In November we are putting together a poetry anthology, A Portrait in Blues, which is currently open to submissions. Then, who knows, we can’t wait to find out though.
We used to ask, “What about small/independent press publishing is particularly exciting to you right now?” We’re still interested in the answer to that, but we’re even more interested to know what you think needs to change.
There are lots of places pushing the envelope of change, but there is still more work that needs to be done. Saying that, it is exciting to see so much work being published by previously excluded voices. We just want to help, to be a small part that ensures this growth continues.
How do you cope? There’s been a lot of conversation lately about charging reading fees, printing costs, rising book costs, who should pay for what, etc. Do you have any opinions on this, and would you be willing to share any insights about the numbers at Platypus Press?
As many have said before, we won’t ever charge reading fees for submissions, for either the press or WILDNESS. Anything we can do to remove restrictions and help people submit more easily, we’re fully behind.
With regards to financially, we cope. We decided from the beginning to pay our authors 50% royalties, as we felt that publishing should be seen as a partnership between the author and press. We’re also lucky in the fact that we’ve not had to invest too heavily—our books, whilst not selling in vast quantities, are doing well enough to enable us to continue publishing.
We believe strongly that an author should not have to pay anything to be published. They are, after all, creating the work. They should be nurtured and given adequate help to realise their writing. We’re just here to facilitate that process.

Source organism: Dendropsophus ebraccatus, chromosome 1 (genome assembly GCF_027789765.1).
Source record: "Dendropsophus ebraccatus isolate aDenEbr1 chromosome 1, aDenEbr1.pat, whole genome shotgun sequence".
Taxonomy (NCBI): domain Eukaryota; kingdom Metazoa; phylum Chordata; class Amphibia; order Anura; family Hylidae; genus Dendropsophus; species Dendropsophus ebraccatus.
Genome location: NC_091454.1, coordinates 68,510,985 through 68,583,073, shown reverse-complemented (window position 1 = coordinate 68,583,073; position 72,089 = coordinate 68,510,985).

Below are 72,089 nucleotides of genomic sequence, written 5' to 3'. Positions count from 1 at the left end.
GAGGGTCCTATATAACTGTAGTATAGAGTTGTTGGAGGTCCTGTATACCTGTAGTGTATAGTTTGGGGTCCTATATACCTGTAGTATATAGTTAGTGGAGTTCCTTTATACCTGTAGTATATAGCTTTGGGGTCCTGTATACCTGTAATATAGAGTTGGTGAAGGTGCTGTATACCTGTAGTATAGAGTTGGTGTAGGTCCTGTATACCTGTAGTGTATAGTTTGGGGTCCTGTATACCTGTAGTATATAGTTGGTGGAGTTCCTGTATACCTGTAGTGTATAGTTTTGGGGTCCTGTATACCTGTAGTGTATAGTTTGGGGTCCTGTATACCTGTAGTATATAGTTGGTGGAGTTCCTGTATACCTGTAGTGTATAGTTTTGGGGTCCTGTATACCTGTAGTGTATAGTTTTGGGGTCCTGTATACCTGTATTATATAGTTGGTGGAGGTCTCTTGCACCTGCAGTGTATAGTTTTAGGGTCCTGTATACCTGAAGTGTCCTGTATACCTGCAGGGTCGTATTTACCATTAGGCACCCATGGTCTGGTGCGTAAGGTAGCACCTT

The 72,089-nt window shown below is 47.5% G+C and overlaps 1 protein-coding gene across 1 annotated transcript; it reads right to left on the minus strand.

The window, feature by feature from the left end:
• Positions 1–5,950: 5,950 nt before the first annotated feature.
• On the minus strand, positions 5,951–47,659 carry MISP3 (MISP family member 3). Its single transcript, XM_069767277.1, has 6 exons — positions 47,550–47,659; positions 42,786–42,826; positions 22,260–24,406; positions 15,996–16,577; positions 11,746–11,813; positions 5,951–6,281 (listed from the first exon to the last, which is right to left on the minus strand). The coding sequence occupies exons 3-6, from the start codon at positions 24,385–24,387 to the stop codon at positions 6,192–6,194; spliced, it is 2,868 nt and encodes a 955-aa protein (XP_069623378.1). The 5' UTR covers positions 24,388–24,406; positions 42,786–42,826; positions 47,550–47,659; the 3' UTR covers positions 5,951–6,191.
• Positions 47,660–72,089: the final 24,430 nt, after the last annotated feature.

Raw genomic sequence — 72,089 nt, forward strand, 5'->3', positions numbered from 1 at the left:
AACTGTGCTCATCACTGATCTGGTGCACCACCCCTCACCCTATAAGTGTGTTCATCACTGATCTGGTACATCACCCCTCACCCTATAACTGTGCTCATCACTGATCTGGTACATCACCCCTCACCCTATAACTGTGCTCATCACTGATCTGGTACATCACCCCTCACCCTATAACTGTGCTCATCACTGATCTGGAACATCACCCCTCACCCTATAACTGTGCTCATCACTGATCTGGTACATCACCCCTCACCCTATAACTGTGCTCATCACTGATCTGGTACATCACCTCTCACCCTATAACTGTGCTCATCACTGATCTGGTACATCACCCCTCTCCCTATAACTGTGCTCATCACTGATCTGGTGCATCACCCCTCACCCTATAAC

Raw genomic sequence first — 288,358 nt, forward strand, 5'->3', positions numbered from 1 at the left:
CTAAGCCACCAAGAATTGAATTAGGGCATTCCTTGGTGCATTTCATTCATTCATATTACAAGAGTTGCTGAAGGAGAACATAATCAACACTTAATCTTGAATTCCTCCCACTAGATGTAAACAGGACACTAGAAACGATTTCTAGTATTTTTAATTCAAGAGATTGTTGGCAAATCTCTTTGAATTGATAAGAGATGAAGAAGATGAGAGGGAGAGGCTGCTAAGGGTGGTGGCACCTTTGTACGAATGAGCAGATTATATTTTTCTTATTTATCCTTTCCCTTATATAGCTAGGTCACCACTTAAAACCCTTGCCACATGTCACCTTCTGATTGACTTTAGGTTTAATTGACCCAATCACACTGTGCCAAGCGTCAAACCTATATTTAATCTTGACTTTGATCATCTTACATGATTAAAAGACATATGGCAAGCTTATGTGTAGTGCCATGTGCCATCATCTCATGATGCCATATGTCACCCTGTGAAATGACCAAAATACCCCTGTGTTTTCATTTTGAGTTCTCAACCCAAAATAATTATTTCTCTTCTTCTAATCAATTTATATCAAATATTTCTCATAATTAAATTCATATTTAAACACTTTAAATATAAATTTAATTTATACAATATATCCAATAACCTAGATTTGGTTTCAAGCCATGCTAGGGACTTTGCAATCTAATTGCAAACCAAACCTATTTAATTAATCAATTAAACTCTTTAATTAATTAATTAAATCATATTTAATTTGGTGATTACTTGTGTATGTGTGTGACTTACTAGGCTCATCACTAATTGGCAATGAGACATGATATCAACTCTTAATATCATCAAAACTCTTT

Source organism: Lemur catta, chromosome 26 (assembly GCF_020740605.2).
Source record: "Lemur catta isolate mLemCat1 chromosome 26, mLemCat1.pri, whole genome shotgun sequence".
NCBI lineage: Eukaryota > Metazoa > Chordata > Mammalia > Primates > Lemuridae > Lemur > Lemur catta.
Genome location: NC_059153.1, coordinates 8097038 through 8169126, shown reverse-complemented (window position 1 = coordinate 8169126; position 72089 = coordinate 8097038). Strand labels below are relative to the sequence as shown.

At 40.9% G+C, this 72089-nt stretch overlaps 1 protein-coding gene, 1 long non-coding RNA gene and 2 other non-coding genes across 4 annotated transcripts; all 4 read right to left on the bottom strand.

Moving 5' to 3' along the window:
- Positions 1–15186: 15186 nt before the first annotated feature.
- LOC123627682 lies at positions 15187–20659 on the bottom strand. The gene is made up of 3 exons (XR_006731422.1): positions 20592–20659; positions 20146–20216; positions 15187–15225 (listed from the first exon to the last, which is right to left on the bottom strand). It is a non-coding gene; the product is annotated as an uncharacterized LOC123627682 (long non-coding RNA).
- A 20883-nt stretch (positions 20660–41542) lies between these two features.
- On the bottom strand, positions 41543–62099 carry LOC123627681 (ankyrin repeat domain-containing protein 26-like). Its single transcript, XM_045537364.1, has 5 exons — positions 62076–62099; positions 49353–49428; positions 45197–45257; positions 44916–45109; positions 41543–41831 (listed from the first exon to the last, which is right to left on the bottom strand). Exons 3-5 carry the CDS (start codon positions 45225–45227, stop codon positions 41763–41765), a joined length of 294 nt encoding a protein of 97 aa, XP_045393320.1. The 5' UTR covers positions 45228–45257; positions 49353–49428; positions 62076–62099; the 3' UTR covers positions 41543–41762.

Though you’re located in England, you publish a number of writers from other English-speaking countries. Did you set out with that goal in mind? What is it like working with authors and audiences across oceans?
I think so, at least in the sense that we always knew we weren’t going to restrict our releases to just UK-based writers. There’s just too much good writing happening elsewhere. If it ever becomes possible, we’d also be interested in translated work. Really, anything that exposes us, and in turn the readers, to great writing, we’re interested in pursuing.
So far, the geographical distance hasn’t caused us any issues with regards to correspondence with the authors—though they’re likely in a better position to answer that question. The way we work, and so far, the way the authors work, has, if anything, been suited to email back-and-forths.
With regards to the more physical elements of interaction with the authors; readings, launches, etc. I’d agree this is something that does complicate things. Though, several of the authors have arranged events locally and, so far as we can tell, these went well and weren’t lacking through our absence. We’ll do anything to help or assist with these events (promotional materials, books, shout-outs, etc.) and so far I think we’ve fostered a good understanding with the authors in regards to this. And, as we grow, who knows, we’d love to be able to get out to AWP and the like and engage more closely with them.
One area we have had to consider carefully is the obvious difference in shipping prices from the UK vs domestically in the US. Without question our biggest market is the US, and so we decided early on to lower the unit cost of the books to ensure the total cost of the book + shipping was equivalent to other US-based publishing houses. I think we’ve achieved this, and hopefully circumvented any grievances or misgivings over our intentions.
In the sense of working with an international audience, I think it’s been great. As mentioned earlier, I feel we’ve been embraced warmly, both as a press and for the journal.